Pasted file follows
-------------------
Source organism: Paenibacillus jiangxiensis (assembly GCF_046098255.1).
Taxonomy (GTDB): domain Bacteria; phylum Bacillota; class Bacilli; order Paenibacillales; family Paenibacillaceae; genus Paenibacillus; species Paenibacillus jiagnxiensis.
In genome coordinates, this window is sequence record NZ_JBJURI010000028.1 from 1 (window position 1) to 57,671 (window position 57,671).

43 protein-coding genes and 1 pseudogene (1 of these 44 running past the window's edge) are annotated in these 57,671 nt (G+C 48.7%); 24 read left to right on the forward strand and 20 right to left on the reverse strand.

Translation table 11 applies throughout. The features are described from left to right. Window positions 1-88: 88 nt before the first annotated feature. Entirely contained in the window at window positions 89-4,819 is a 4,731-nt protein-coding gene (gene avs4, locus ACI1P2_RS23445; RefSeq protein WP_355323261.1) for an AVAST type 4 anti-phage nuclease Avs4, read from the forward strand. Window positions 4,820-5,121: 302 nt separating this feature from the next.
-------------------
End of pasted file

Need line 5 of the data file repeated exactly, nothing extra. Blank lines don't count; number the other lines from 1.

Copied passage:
Translation table 11 applies throughout. The features are described from left to right. Window positions 1-88: 88 nt before the first annotated feature. Entirely contained in the window at window positions 89-4,819 is a 4,731-nt protein-coding gene (gene avs4, locus ACI1P2_RS23445; RefSeq protein WP_355323261.1) for an AVAST type 4 anti-phage nuclease Avs4, read from the forward strand. Window positions 4,820-5,121: 302 nt separating this feature from the next.